The section shows what is obtained in the cutting plane and what is behind it.

It is recommended that you use

for types, cuts and sections:

a) uppercase letters of the Latin and Russian alphabets;

b) Arabic numerals;

c) a combination of numbers and letters, for example, A2.

Do not use letters:

• from the Latin alphabet /, О, Ч, (), Х

• from the Russian alphabet 3, Q, 0, X, Ф, Ч, Ь, б.

Letters, numbers, or combinations thereof must be used alphabetically or in numerical order, without repetitions and without omissions, regardless of the number of sheets in the drawing.

All parts of an object intersected by a plane are shaded, emptiness does not hatch. In addition, it should be remembered that elements such as screws, rivets, keys, hollow shafts and spindles, handles, etc., in the longitudinal section are not shown dissected.

Normally, not cut in the longitudinal section, they represent nuts and washers. Balls always show not dissected.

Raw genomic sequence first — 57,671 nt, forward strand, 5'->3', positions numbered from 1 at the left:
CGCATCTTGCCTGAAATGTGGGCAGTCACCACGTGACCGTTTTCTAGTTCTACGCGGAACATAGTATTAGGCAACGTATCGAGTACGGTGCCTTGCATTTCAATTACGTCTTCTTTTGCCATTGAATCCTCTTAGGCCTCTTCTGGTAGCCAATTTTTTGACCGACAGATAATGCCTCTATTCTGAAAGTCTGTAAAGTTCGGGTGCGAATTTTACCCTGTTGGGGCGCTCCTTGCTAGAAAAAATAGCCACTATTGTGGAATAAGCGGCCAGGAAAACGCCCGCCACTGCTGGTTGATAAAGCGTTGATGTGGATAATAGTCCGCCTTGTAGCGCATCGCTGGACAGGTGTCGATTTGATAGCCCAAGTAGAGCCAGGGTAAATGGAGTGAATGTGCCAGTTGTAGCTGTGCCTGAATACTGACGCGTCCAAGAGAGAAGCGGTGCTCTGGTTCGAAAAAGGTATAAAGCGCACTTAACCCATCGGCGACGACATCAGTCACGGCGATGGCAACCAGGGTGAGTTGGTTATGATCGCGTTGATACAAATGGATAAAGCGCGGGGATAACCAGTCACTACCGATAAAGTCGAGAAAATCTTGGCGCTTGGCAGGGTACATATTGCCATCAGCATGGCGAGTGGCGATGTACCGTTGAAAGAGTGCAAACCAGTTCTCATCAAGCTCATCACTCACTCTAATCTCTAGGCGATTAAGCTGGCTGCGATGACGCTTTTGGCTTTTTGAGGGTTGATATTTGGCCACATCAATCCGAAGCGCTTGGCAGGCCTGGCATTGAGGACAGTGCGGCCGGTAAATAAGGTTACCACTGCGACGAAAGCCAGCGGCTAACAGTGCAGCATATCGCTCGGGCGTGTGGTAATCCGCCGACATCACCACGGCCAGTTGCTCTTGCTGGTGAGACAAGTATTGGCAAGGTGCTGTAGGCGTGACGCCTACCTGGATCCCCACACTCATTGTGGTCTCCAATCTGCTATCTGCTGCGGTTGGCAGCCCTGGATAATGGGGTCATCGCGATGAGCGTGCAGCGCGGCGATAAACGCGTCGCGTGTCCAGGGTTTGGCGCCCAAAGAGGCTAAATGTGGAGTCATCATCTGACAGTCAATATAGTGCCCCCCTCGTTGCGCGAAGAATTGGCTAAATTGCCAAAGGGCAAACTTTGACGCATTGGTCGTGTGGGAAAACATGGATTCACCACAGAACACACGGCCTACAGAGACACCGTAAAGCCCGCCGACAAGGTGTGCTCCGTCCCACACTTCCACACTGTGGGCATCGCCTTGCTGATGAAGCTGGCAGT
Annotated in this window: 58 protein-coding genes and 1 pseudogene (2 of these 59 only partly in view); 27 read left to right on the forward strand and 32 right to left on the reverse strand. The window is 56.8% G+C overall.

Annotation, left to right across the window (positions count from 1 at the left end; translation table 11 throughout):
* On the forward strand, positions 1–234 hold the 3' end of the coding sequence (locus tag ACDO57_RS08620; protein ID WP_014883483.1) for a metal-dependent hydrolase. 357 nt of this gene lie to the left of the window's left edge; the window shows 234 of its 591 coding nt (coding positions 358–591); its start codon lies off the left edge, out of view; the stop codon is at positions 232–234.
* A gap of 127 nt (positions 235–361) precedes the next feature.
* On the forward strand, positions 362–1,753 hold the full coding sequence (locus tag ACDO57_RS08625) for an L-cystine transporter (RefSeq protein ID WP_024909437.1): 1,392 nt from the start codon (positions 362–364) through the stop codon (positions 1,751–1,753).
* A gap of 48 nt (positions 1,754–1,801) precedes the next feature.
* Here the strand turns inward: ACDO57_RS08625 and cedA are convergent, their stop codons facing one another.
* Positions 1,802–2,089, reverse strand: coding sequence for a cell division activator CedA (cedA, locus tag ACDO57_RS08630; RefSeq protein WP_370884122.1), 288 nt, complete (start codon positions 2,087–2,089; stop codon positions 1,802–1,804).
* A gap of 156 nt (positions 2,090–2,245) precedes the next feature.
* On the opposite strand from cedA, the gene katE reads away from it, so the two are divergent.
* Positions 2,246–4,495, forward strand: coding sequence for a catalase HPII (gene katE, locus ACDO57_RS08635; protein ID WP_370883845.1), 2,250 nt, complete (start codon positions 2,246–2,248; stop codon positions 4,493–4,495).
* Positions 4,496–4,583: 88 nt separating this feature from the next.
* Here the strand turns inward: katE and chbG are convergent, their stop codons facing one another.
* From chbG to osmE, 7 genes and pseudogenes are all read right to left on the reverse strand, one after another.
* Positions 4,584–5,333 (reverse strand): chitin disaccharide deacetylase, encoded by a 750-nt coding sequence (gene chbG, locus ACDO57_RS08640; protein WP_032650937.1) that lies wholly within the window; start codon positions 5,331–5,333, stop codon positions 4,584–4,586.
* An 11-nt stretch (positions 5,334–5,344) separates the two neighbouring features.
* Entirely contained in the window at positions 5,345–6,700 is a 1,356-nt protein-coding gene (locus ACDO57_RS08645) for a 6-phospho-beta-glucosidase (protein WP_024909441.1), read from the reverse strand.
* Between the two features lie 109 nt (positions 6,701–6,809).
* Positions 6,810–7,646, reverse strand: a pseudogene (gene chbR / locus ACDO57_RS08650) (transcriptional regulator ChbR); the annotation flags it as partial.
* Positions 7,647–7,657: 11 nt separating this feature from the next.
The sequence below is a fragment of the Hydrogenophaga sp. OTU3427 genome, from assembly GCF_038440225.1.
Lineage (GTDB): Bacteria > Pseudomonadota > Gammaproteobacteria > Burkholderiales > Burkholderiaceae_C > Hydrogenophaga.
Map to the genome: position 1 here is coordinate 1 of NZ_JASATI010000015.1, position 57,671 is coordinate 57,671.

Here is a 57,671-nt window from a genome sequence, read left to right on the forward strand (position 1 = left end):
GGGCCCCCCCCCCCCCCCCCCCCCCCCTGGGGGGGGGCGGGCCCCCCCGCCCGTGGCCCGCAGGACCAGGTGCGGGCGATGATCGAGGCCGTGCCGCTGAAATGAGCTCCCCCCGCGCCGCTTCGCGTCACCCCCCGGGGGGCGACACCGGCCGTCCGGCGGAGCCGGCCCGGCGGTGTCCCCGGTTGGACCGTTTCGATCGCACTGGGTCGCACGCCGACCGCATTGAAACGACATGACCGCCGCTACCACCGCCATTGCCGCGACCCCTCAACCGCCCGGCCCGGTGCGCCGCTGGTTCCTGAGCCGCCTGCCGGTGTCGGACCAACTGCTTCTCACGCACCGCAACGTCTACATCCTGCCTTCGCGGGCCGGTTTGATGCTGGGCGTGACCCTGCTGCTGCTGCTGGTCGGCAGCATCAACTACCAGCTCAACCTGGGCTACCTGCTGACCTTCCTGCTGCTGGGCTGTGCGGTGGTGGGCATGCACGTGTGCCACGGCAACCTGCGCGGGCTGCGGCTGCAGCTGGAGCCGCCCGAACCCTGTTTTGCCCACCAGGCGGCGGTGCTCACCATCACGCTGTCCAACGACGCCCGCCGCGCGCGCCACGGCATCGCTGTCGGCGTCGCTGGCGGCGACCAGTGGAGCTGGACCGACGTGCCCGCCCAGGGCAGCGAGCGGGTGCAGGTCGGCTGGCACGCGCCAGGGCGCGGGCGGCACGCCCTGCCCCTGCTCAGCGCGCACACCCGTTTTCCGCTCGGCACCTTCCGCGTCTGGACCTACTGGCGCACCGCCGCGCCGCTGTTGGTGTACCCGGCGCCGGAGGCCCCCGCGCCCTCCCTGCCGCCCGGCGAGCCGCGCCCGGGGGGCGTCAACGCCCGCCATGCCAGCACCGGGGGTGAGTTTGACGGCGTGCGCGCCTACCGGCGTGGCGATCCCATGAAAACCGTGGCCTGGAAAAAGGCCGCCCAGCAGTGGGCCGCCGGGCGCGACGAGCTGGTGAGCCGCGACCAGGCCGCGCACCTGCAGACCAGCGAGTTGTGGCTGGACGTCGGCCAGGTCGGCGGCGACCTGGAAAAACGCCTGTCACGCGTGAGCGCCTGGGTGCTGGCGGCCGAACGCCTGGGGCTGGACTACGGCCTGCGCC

The stiff walls like stiffeners, spokes of flywheels, pulleys, gears are shown unshaded if the secant plane passes along the axis or the long side of such an element.

The methods for marking sections and sections in the drawings are given in Table. 2.7. The plane of the cut must pass so that it is possible to show the characteristic shapes of the product. The positions of the plane of the cut or section are denoted by an open line in the form of strokes of length (10-12) mm.

Table 2.7

Designations of sections and section (GOST 2.305-68)

For a complex cut (broken or stepped), the strokes are also carried out at the kinks of the section line (Figure 2.16).

The strokes must not intersect the outline of the image. At the initial and final strokes, to indicate the direction of projection, put the arrows at a distance (2-3) mm from the end of the stroke.